When I’m out and about I’m one of those people who prefers to wear clothes. Like most folks I go for a layered approach which is as flexible as the Great British weather and can be changed quickly should the need arise. I take most of this stuff with me every time I’m out but I change a few items depending on the weather.
On One Merino short sleeve base layer
100% merino wool, 181g
This base layer is designed for cyclists so it features a long back which is great for backpacking as it reduces its tendency to ride up as your pack moves about. The flat locked seams minimise irritation and the 190gsm fabric feels hardy and has shown no signs of wear after about a year’s worth of walking. I also have a long sleeve version of the same top for when the weather gets a bit colder. The only down side of this base layer is that it gets a bit hot on a summer’s day, especially when worn with a hiking or wind shirt over the top of it.
I replaced my Montane Featherlite Smock with this highly rated windshirt. At full price I probably would have steered clear but I managed to find a great deal at outside.co.uk so I thought I’d take a chance. I’ve only used the Houdini on a couple of outing so far, on Coniston Old Man and very briefly, in between downpours on Blencathra so I can’t really review it in too much detail. Needless the say, the benefits of using a wind shirt have been discussed at length on many blogs and websites and I tend to agree with their sentiments, they moderate windchill with very little weight penalty and can even keep a light shower at bay. The Houdini seems to deliver in all of these areas so far.
This simple, lightweight fleece jumper is made from polyester so retains its insulating qualities even when damp. It is ideal for backpacking because it’s not so heavy that you’d overheat whilst walking in it and it packs down nice and small. A warm, no nonsense top.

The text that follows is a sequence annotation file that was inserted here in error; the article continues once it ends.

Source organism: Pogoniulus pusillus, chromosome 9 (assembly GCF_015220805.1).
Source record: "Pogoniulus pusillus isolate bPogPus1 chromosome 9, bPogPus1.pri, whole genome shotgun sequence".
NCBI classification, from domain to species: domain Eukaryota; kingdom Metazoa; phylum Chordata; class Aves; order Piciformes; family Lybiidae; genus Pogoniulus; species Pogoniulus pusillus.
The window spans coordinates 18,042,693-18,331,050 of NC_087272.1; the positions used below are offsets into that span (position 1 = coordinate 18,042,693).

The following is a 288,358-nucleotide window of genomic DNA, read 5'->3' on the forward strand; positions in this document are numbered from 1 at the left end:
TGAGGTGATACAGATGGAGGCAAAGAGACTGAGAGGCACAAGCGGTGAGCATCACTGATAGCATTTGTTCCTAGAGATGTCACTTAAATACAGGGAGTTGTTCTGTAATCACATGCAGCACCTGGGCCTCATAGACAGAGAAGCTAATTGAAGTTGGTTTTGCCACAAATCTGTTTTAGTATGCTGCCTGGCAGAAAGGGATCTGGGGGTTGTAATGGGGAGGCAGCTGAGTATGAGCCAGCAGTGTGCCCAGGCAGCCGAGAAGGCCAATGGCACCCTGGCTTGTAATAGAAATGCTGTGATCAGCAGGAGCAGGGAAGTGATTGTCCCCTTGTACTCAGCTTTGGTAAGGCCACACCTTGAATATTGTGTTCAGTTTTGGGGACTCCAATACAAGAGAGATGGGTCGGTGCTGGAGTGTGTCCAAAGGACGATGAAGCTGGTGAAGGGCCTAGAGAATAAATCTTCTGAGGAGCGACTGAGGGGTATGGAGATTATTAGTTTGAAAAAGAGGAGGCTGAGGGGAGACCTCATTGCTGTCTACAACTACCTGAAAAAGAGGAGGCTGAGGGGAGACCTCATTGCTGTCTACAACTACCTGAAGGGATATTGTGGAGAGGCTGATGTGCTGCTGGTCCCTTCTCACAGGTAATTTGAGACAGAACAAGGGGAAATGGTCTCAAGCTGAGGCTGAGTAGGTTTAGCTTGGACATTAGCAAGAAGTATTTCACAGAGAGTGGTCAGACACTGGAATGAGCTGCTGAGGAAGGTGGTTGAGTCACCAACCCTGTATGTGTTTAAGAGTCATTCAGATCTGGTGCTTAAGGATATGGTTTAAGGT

A friend gave me this recently as he’d ‘outgrown’ it. I haven’t taken it out but when I’ve worn it at home it’s quite clear that it provides really great insulation when I’ve got a sweat on in minutes. Buffalo reckon it is most effective when worn against bare skin as many base layers trap a layer of sweat before the body’s heat makes it evaporate. It’ll be an interesting exercise to put on a little striptease when it’s 3 below.
I picked up the 2011 version of the Velum from Nevisport just as the Velum II was about to be released. The only alterations are the addition of an internal storm flap behind the main zip and the omission of the EXTREM logo on the left arm so I’m not too disappointed, and I did get it at a significant discount. The fit is quite slim and I managed to squeeze into a medium. The movement in the shoulders and arms is good and the hood has a very nice wired peak and can be adjusted using two pull cords by the chin. This jacket has been out in the rain a grand total of three times so far but only in sustained wet weather once, on a recent trip to Blencathra. I stayed warm, dry and comfortable all day and the DWR coating just kept on beading.
Montane Terra Pants
Cotton-feel TACTEL with cordura reinforcements, 320g
Another bargain. It seems like we have a pattern emerging here. I bought these to replace my Craghoppers Kiwi trousers and my initial impressions are that they are really light, well fitting and have great articulation. They also afford a degree of flexibility over the Kiwis as they have vents and a 1/4 length zip down at the ankle which aids in ventilation and changing footwear.
Berghaus Deluge overtrousers
I bought these just before setting off up Blencathra on a rainy day in September. The fit is reasonable, and the side zips and venting are effective. They do run hot though. I wore them for two days straight on that trip and felt quite warm whenever the vent zips were done up – I’m going to guess that the proprietary AQ2 fabric isn’t too breathable. The main point though is that I stayed protected from the rain throughout which gives the Deluge overtrousers a big tick in my book.
I’m happy with my outdoor clothing. Its yet to be seen whether it stands up to winter conditions but hopefully I’ll get a few opportunities to get out in the cold soon. Future upgrades could come in the shape of some thermal legwear, a nice warm winter hat and a lighter weight base layer for the summer. That being said I could probably get by with the setup I have at the moment in all but the wettest or coldest UK weather. Any suggestions for upgrades would be welcomed.